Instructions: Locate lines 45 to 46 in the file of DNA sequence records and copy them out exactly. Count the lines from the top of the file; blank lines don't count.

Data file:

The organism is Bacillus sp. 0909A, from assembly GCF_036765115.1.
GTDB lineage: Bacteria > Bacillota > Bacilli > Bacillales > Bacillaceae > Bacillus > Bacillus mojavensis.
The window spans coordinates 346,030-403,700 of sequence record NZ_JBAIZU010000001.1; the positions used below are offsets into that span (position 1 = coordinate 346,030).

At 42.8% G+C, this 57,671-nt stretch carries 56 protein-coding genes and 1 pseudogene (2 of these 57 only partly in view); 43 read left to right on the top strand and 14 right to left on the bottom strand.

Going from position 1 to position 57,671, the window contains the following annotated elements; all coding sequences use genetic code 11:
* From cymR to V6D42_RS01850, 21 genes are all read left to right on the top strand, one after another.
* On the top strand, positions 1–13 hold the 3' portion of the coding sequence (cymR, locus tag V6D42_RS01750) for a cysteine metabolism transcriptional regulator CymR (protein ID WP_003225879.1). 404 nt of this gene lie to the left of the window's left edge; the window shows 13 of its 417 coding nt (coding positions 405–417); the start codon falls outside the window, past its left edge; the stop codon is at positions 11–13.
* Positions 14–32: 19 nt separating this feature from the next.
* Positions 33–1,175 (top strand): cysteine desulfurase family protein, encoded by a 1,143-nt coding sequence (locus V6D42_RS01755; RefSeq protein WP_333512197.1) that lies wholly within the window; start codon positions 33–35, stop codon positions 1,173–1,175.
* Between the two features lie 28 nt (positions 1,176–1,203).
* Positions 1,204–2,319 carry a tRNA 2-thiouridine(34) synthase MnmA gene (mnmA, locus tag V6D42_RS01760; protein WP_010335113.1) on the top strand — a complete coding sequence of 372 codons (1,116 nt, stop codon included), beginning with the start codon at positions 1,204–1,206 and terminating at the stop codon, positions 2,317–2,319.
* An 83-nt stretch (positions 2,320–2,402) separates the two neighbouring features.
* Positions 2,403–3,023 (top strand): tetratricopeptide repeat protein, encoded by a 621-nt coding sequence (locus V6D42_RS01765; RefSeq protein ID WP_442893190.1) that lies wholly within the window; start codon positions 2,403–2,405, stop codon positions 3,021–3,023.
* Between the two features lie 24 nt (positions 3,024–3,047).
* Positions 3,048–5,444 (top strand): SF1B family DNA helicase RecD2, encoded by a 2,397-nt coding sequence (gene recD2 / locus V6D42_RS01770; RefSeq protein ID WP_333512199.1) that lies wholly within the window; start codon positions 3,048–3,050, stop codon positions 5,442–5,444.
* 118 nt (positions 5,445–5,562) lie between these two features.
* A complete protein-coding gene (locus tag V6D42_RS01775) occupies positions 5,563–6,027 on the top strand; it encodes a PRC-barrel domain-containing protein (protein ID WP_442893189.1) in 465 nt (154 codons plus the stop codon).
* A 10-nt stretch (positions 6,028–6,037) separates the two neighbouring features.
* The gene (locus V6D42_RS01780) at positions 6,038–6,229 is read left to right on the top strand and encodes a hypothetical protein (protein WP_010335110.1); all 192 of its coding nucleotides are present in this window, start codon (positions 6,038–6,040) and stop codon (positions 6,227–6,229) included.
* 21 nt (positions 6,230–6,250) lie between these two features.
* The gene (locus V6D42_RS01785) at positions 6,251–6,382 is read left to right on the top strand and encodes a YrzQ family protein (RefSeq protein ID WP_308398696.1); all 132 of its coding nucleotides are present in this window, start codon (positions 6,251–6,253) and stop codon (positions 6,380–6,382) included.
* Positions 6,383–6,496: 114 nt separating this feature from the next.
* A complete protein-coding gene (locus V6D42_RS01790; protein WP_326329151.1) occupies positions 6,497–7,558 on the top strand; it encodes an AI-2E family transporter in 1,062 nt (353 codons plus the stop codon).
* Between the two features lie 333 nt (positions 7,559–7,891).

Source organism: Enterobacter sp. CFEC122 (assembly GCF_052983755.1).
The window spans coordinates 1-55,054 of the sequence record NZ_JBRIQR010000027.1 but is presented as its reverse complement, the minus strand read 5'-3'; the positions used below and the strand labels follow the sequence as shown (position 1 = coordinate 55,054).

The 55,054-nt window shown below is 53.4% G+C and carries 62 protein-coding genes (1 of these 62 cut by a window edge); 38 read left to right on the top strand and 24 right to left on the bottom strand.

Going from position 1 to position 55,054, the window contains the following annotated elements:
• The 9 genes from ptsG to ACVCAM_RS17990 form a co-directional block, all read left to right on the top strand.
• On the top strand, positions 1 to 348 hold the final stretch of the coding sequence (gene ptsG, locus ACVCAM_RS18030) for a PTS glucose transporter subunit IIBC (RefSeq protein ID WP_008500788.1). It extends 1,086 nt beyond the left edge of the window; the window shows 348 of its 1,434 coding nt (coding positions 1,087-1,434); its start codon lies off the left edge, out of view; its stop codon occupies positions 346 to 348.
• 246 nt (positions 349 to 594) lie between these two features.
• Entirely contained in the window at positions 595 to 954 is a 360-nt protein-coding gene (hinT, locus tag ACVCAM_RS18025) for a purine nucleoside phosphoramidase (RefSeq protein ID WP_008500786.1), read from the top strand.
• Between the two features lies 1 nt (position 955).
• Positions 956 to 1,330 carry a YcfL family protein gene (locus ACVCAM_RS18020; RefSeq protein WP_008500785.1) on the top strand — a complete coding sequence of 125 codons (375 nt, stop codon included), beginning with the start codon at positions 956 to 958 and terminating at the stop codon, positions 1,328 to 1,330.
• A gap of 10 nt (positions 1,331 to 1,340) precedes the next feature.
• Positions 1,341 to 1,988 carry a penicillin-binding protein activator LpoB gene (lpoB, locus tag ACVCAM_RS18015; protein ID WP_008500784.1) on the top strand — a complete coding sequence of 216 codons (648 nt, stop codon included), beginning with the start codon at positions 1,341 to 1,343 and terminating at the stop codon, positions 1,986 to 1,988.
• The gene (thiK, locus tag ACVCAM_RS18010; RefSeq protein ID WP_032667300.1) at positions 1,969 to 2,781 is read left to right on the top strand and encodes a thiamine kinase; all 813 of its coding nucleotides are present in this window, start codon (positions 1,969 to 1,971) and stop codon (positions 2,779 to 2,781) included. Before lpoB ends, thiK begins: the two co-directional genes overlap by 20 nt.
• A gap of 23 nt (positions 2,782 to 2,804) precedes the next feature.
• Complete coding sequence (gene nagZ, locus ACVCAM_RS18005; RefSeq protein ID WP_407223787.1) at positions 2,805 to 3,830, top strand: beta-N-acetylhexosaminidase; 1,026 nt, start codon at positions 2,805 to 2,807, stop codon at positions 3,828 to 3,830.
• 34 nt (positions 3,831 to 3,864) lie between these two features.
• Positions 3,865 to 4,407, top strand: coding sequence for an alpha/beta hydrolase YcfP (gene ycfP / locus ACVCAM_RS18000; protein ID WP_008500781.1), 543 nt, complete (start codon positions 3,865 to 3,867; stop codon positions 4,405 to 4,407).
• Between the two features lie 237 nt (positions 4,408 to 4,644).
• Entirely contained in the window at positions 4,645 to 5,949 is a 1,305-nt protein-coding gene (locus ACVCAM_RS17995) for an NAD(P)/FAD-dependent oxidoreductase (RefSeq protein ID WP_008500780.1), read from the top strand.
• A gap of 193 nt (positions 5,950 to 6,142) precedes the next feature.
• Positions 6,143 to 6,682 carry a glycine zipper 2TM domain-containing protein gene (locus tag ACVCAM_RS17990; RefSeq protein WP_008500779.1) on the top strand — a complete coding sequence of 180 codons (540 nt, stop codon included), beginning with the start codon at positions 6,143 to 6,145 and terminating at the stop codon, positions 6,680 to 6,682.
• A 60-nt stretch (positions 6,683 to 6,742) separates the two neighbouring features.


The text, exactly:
• Positions 6,143 to 6,682 carry a glycine zipper 2TM domain-containing protein gene (locus tag ACVCAM_RS17990; RefSeq protein WP_008500779.1) on the top strand — a complete coding sequence of 180 codons (540 nt, stop codon included), beginning with the start codon at positions 6,143 to 6,145 and terminating at the stop codon, positions 6,680 to 6,682.
• A 60-nt stretch (positions 6,683 to 6,742) separates the two neighbouring features.